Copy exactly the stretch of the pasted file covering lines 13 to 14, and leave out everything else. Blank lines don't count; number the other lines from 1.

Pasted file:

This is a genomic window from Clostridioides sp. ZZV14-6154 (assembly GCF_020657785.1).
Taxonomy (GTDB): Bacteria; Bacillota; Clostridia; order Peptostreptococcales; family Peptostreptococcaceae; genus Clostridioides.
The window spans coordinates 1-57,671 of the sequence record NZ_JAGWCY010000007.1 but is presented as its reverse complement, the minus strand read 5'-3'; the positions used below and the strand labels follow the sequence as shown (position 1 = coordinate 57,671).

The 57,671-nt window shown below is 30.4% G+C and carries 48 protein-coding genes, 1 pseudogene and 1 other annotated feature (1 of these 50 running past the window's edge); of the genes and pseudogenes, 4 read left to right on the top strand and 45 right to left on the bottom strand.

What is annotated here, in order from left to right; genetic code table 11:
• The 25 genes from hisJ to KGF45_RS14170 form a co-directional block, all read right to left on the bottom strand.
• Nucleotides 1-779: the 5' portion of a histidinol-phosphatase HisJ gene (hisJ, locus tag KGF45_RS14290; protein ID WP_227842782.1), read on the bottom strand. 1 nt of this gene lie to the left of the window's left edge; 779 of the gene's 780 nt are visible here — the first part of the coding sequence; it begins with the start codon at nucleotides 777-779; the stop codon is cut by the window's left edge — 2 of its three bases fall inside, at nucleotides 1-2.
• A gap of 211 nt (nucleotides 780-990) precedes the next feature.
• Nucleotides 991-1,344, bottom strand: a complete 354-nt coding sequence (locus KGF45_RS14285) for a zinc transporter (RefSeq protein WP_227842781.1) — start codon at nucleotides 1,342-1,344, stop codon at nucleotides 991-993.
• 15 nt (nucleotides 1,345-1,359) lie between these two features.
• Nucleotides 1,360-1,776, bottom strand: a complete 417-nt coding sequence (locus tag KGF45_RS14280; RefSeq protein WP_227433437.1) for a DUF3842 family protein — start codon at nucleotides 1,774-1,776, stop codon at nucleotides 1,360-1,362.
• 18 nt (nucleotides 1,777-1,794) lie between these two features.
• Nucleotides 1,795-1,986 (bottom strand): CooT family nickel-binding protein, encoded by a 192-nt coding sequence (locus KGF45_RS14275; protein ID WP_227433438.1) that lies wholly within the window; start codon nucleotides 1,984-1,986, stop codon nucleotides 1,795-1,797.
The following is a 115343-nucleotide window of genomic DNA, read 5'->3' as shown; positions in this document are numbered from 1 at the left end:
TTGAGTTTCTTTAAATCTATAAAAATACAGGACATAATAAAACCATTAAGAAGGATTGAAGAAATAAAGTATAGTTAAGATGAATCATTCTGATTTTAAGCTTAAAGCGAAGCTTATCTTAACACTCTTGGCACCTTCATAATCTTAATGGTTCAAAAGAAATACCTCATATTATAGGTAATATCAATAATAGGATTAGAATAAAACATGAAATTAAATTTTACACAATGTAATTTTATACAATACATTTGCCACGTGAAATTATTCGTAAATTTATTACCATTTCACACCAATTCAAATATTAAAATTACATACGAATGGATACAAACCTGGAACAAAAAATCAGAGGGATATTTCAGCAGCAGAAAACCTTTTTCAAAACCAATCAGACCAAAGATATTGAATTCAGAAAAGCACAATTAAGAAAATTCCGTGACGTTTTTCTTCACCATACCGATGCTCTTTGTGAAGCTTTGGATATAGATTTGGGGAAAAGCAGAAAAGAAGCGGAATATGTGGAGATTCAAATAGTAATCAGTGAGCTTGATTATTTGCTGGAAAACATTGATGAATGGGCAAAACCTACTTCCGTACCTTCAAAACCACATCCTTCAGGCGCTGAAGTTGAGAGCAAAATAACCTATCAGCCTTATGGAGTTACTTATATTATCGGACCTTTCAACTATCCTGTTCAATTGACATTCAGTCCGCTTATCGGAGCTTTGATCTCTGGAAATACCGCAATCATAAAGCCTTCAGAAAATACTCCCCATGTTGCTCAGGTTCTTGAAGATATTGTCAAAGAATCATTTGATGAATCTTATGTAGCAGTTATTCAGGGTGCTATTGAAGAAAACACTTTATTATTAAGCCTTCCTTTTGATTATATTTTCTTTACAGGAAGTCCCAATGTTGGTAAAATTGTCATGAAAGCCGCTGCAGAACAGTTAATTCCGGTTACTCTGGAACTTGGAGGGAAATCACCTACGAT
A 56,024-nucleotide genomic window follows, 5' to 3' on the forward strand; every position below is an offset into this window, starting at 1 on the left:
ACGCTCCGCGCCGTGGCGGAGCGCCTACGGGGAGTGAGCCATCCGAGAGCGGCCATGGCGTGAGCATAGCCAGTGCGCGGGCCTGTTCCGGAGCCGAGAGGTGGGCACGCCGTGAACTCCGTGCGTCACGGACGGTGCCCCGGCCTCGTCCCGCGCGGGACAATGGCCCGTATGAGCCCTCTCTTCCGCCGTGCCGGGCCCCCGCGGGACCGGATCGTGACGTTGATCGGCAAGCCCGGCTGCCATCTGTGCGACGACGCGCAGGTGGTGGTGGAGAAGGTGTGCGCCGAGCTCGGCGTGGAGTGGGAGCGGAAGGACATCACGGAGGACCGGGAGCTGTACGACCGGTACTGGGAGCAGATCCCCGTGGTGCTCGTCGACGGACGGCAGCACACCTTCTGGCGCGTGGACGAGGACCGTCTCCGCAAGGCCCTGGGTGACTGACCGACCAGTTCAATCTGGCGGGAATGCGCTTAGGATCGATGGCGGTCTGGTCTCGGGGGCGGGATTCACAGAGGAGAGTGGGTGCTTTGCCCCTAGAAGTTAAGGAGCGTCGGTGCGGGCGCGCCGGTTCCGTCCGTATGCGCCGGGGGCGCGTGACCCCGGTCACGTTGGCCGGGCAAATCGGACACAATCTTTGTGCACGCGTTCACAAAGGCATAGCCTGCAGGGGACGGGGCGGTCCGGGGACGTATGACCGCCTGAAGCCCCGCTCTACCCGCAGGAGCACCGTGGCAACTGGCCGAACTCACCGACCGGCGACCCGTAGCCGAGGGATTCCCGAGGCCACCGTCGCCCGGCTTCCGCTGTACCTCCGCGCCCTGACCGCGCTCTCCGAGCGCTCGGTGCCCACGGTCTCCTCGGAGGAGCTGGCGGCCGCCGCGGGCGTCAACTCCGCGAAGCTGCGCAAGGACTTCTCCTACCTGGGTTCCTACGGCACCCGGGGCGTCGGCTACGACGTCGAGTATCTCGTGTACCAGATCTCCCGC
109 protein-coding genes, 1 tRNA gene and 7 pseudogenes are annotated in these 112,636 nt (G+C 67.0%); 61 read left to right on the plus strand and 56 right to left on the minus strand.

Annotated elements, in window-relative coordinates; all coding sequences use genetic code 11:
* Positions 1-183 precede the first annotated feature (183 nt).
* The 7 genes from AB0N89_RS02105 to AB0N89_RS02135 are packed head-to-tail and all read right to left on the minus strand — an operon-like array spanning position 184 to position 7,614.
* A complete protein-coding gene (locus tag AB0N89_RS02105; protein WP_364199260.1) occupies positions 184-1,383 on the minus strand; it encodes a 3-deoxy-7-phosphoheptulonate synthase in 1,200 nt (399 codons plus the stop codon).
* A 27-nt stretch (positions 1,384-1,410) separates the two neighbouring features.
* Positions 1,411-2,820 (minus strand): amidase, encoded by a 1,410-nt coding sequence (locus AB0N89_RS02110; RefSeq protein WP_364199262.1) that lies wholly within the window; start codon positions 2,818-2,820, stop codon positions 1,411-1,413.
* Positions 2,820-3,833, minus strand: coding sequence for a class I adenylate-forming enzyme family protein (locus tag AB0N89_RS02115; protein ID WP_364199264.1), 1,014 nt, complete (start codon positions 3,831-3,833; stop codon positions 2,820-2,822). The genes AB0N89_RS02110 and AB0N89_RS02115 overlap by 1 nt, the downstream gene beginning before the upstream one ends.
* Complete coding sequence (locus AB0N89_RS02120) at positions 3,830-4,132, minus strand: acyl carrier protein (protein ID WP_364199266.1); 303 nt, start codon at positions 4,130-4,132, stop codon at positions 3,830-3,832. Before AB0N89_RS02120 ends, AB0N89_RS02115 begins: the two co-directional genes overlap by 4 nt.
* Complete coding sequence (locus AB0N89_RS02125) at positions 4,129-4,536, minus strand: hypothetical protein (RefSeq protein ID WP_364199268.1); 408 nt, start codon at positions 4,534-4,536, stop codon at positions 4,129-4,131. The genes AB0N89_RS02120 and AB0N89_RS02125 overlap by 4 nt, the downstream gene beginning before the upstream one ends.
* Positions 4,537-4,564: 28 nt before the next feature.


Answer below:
• Nucleotides 1,795-1,986 (bottom strand): CooT family nickel-binding protein, encoded by a 192-nt coding sequence (locus KGF45_RS14275; protein ID WP_227433438.1) that lies wholly within the window; start codon nucleotides 1,984-1,986, stop codon nucleotides 1,795-1,797.
The following is a 115343-nucleotide window of genomic DNA, read 5'->3' as shown; positions in this document are numbered from 1 at the left end: